Grim film documentaries are not supposed to be the stuff of musical theater. Chances are you know the premise of David and Albert Maysles’ Grey Gardens (1975), even if you’ve never seen it. Two batty old patricians, a mother and daughter both named Edith, squabble amid the squalor of a 28-room East Hampton mansion filled with cat feces. This unashamedly voyeuristic exploration of the rich and well-connected, now fallen from grace, invites gasps and winces.
Late-night showings of the film in places like Greenwich Village have produced hordes of fans who can recite every line of dialogue, as with devotees of The Rocky Horror Picture Show and The Sound of Music. Removing themselves from the original footage, Jessica Lange and Drew Barrymore turned the women into more polished dramatic creations for the 2009 HBO movie.
Against all that tradition you have to be startled that in Doug Wright’s 2006 book for Grey Gardens: The Musical, with music by Scott Frankel and lyrics by Michael Korie, you can hear heartfelt singing and peals of uproarious laughter. Well, not in the same scene. Rarely Done Productions’ mounting of Grey Gardens: The Musical is the only area premiere of the three shows in the first District Festival, at the New York State Fairgrounds’ Empire Theater.
What Wright (known for I Am My Own Wife and the movie Quills) has done is to create a prequel for the long first act, with 15 musical numbers, projected back to 1941 from what the women say about each other. To help us jump back in time, the script has Old or Big Edie (Tina Lee) in a white wig, the persona we know from the documentary, appear before the action begins. Yes, we are in the right place. Then we’re whisked back to the gleaming Grey Gardens, the name of the women’s mansion, in the glamorous days before World War II, with period costumes by Ellen Colelli. The look and the brio evoke Grace Kelly’s last movie, High Society (1956), Cole Porter’s musical adaptation of Philip Barry’s The Philadelphia Story. Little wonder it looks like a good time.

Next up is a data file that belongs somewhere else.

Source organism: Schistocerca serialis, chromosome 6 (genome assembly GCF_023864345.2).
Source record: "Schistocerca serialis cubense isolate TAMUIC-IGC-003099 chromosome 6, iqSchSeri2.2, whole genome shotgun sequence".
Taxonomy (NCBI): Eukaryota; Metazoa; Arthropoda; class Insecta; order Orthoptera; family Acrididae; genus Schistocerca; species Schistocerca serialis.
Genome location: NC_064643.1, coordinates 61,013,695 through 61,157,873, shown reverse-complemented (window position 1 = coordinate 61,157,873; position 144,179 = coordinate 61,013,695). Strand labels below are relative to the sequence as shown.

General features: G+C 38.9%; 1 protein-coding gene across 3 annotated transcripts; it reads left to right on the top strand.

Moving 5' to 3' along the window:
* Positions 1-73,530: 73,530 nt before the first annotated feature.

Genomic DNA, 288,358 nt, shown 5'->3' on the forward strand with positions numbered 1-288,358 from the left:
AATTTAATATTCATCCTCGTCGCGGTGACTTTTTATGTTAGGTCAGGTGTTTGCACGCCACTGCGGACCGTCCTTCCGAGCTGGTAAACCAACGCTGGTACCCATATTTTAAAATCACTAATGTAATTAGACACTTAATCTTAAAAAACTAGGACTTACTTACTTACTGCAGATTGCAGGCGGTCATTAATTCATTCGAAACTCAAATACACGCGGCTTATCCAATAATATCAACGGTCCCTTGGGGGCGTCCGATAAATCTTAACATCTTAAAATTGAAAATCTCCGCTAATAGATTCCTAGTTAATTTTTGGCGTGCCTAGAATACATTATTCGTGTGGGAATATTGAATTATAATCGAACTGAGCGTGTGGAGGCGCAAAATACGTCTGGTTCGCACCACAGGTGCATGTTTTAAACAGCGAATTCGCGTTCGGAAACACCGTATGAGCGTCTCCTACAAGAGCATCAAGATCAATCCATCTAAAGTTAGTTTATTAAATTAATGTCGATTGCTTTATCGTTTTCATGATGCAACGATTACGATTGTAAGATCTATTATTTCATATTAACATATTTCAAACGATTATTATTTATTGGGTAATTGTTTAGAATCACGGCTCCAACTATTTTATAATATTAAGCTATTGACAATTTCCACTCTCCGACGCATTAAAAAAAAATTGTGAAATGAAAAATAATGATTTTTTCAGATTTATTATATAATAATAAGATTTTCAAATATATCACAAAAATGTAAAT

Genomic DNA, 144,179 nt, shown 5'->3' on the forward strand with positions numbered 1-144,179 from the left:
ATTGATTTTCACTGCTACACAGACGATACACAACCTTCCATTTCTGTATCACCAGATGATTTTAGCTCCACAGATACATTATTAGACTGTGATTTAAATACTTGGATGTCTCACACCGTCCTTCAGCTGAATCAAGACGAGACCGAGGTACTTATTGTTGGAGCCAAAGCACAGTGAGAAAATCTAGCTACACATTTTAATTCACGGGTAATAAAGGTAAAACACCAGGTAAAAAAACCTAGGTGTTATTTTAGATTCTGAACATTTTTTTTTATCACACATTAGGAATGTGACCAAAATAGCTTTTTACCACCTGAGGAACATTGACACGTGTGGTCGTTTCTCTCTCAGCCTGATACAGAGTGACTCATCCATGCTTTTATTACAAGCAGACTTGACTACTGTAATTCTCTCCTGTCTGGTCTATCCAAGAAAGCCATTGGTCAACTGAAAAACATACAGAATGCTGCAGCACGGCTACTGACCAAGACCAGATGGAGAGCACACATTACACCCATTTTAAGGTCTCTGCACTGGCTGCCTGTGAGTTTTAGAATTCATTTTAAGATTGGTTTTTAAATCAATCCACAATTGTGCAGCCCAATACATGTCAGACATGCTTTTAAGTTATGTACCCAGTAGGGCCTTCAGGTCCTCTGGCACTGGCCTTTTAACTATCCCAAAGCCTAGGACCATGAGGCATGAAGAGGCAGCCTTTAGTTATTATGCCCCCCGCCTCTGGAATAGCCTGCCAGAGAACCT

At this time Big Edie, or Edith Bouvier Beale (Aubry Ludington Panek), is a stat uesque redhead, like Rita Hayworth with a better voice. Her nubile daughter, Little Edie Beale (Ceara Rose Windhausen), nicknamed “Body Beautiful Beale,” is in her early 20s and looking for an appropriate husband. Her intended is indeed impressive: Joseph Patrick Kennedy Jr. (Chris Wiacek), for whom his powerful father, the ambassador to the Court of St. James, has intended great things.
The occasion of the first act is to celebrate Edie and Joseph’s engagement.
He is not the only Kennedy connection. Present also are the nieces, dark-haired Jacqueline “Jackie” Bouvier (Lauren Koss), the future first lady, and her redhaired sister Lee Bouvier (Nancy O’Connor), destined to marry a Polish prince.
These voices are augmented by two men, both of whom appear devoted to Big Edie in non-romantic ways. One is the faithful retainer Brooks (Michael Dean Anderson), and another is the gay musician George Gould Strong or “Gould” (Joshua D. Smith). Handily, he is always seated at the piano but is given to mordant humor. Commenting on how little it costs to keep him, he offers, “I only eat enough bread to soak up the gin.”